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Old Jan 19, 2013, 05:33 PM
Intermediate Multi
Trisquire's Avatar
Columbus, OH
Joined Mar 2005
3,338 Posts
Quote:
Originally Posted by CurrentDude View Post
It's really sad to read this thread. We're i.e. model flying pilots are supposed to be more techno savvy than a guy on the the street and yet revealing our lack of knowledge.... and allowing tabloid papers to tell us about science... outrageous.
Who's telling anyone anything about anything?
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Old Jan 19, 2013, 06:00 PM
Location: The Flightline
ssautter's Avatar
United States, OR
Joined Feb 2011
394 Posts
This thread is overblown

All lithium batteries are not created equal.

Voltage to the receiver and servos, or other full-scale systems, is more important than the uninformed bias of any given pilot, A&P, or operator.

If the servos you run in your sailplane, aren't rated for any voltage above 4.8V, then don't use Lithium batteries without a regulator or voltage booster.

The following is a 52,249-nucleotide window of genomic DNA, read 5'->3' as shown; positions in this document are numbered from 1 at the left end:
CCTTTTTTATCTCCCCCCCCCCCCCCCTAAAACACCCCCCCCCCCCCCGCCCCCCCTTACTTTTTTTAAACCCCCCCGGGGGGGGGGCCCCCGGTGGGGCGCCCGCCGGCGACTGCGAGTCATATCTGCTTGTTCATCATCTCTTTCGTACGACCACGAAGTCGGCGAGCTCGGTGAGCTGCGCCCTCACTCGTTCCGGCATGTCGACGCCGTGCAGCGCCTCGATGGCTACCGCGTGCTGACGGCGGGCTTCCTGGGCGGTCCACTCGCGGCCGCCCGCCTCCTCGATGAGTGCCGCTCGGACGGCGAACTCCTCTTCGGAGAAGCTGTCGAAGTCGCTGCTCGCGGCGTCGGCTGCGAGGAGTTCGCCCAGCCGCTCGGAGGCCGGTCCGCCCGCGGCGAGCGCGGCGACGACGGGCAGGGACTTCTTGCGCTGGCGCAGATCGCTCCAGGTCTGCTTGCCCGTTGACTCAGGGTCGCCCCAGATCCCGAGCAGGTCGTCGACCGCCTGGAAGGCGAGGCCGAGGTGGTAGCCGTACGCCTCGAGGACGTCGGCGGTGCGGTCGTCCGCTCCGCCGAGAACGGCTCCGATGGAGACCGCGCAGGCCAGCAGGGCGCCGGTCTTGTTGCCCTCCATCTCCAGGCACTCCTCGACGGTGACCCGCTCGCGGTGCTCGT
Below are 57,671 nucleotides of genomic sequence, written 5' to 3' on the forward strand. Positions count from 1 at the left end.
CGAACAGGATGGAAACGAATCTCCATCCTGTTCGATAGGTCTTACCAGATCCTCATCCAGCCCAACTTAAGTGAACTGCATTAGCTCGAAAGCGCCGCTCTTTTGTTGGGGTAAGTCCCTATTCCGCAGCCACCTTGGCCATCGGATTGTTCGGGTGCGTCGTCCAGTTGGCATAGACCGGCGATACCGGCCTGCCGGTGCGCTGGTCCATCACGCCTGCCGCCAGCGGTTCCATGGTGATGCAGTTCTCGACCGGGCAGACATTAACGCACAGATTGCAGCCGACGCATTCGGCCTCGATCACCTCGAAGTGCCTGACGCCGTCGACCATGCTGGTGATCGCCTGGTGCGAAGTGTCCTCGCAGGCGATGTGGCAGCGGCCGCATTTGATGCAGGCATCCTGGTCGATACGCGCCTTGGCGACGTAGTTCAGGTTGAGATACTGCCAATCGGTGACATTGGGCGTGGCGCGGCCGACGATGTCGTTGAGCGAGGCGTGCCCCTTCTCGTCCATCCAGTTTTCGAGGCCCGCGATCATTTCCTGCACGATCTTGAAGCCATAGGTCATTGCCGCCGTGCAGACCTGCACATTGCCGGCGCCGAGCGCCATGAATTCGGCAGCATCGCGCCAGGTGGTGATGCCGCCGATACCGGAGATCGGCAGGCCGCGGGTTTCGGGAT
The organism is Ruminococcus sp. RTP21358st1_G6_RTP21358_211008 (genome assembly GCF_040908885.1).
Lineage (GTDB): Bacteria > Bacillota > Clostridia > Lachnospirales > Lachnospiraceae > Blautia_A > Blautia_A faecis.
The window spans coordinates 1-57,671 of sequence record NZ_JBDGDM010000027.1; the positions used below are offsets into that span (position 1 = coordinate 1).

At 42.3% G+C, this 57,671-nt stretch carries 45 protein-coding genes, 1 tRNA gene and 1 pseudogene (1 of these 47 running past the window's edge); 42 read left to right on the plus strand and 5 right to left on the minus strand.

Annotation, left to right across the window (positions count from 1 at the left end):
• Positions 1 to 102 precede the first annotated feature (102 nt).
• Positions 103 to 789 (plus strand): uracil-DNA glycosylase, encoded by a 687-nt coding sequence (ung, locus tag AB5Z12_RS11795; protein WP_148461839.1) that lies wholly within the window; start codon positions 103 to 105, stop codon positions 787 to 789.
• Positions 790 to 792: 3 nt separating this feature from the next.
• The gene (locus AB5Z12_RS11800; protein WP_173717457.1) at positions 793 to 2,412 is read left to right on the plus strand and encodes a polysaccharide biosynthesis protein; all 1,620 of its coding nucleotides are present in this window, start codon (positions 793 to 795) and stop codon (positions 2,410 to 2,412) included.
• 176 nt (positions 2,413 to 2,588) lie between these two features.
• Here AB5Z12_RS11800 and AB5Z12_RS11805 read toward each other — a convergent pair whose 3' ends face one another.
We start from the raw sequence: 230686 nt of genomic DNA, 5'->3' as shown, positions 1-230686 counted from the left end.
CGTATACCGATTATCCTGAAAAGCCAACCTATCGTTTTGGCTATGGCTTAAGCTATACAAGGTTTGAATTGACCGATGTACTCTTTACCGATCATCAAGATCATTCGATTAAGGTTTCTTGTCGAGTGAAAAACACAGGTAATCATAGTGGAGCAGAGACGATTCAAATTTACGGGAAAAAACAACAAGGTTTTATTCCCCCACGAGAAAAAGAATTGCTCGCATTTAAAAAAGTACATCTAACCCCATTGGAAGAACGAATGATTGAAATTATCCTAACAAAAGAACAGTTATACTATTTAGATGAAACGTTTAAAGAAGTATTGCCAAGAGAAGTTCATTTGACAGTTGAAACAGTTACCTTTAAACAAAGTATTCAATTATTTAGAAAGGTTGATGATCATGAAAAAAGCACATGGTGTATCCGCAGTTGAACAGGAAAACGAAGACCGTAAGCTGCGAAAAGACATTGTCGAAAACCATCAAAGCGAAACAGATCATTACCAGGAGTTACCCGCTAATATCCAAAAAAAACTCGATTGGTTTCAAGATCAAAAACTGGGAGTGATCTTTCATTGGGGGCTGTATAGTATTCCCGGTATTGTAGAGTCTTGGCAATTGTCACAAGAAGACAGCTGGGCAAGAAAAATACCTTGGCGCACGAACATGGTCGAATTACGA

Also, NiCads and NiMH batteries are not "ancient technology".
Many gasser ignition engines specifically recommend 4.8 volts to the module and plug.
Adding a voltage regulator is impractical in many modelling applications.

It's entirely possible to use unregulated A123s, Li-Ions, and LiFePO4s for receiver power; but, these packs can display a voltage of over 7.2-7.4V, immediately after charging.
Receiver brownouts or premature servo failure is inevitable.

The long-chain molecules (i.e. polymers) in LiPo batteries are what makes them the most volatile of the Lithium types.
Once again: All lithium batteries are not created equal.

Many combustible fuels are also long-chain molecules (i.e. polymers) so the electric motor vs. internal combustion engine debate is completely unnwarranted.
And, all RC models require receiver batteries, regardless of the main power system. Try flying a nitro RC ship, without any batteries, and see how far you get.

The major reason (pro) for using LiPos in sailplanes is the relatively small size and light weight.
The major reason (con) for not using LiPos in sailplanes is the 3.7V/7.4V nominal voltage.

So, kwitcherbellyachin'&gofly.....
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Old Jan 19, 2013, 06:16 PM
Alphabets make great soup
Hamburglar's Avatar
Australia, QLD, Toowoomba
Joined Jul 2008
1,907 Posts
Whenever I'm sloping I use Chapstick to stop my lipos from burning.